Oregon legislators are wrongly dealing the state and its citizens a huge blow by moving this week to dramatically and permanently increase taxes on businesses and higher-income Oregonians.

For a state that remains in economic crisis, permanently raising these taxes will create ongoing negative consequences for Oregon's economy. These increases - as much as 30 percent on corporate income and about 20 percent on top wage earners - will force businesses to close, scale down or move away, inevitably reducing employment and income.

The House of Representatives voted to approve the tax measures on Tuesday in an effort to raise new money to offset state revenues decimated by the recession.

It's expected that the Oregon Senate will follow suit late Wednesday - but Portland area senators, including Ginny Burdick, Richard Devlin, Laurie Monnes Anderson, Jackie Dingfelder, Rod Monroe and Diane Rosenbaum, should slow this process and instead support better alternatives that exist.

Make no mistake, Oregon has revenue problems made worse by the recession. Those shortfalls, if not softened with new revenue, will result in unacceptable cuts to agencies, higher education, community colleges and public schools.

But the Legislature has a much better option than raising taxes. We strongly support temporary tax increases on higher-income Oregonians and business to deal with the immediate - but short-term - issues brought on by the recession.

Increase will be self-defeating

But even our support for temporary tax increases comes with a huge caveat. We think those increases should be accompanied by actual cuts to state agencies, and not just symbolic legislative reductions in what those agencies originally proposed to spend.

It's only fair. Individuals, families and businesses throughout Oregon and across the United States have cut back. Now, it's state government's turn to reduce the overall scale of its operations and expenditures.

Unless this state slows spending growth, Oregon's expenditures will continue to outstrip its general fund and lottery revenues until at least 2021 - well after the recession is a memory, according to the independent economic consulting firm ECONorthwest.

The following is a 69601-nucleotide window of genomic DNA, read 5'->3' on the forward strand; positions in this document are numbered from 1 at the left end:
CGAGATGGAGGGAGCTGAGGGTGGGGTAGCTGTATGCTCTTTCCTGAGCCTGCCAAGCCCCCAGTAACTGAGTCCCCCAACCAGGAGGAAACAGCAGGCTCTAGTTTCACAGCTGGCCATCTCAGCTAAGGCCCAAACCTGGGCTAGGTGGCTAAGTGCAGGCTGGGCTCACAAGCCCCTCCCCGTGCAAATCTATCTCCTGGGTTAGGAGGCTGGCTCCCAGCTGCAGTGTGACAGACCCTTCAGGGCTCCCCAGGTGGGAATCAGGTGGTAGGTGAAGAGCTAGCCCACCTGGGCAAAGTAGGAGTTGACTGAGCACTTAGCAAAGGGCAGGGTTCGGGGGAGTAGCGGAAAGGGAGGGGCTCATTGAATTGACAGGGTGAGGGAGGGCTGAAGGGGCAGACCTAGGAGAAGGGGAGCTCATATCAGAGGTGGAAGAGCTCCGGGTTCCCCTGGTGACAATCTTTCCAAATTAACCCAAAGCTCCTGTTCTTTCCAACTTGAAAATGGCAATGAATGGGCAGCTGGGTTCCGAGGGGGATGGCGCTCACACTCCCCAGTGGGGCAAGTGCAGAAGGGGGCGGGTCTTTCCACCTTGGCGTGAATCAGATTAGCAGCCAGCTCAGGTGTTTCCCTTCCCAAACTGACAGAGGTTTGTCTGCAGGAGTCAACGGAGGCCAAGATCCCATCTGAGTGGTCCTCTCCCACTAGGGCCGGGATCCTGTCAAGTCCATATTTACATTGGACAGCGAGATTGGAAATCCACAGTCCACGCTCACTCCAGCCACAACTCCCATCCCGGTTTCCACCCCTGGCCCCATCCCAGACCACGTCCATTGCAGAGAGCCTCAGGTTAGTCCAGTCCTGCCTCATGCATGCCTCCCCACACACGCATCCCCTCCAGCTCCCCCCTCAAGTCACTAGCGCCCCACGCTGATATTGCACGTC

Yet, Oregon's financial problems are simply not just about revenue. State health plan expenses for an expanding number of elderly and financially indigent citizens are rising beyond control. Health care costs for state and other public agency employees are also advancing greatly. The bill for the state's constitutionally required prison programs is financially staggering. The cumulative impact is a budget in the red.

Some state legislators think the solution is to raise more revenue. They are sincere, but wrong. In the short-term, that can help, but in the long-term, permanent and large increases in personal and business income taxes will be utterly self-defeating. Oregon's system of raising revenue is dependent upon people's incomes - and a permanent increase in business taxes will discourage individuals and companies from creating the very jobs and income that sustain public services in this state.

This already is the case in the Portland area, where economists report that state income, capital gains and local tax policy drove more than $1.3 billion into the state of Washington from 1992 to 2006.

Seek temporary alternatives

Oregon legislators - and the governor - should not permanently punish citizens based upon what they earn. Rather, they should make these tax increases temporary. They should work with business, civic and employee groups to convince Oregonians that the state's personal income tax kicker needs to be repealed. They should require government to reduce its scale of operations and cut actual spending.

They should convince Oregonians to require that any ballot measure they pass can be implemented only if it is able to be financially supported on a pay-as-you-go basis. They should support federal efforts to reform health care expenditures.

The last thing the governor and the Legislature should do is adopt tax policies that stifle Oregon's economy and likely set the stage for tax-referral ballot campaigns this fall that will pit businesses against state employees and public unions.

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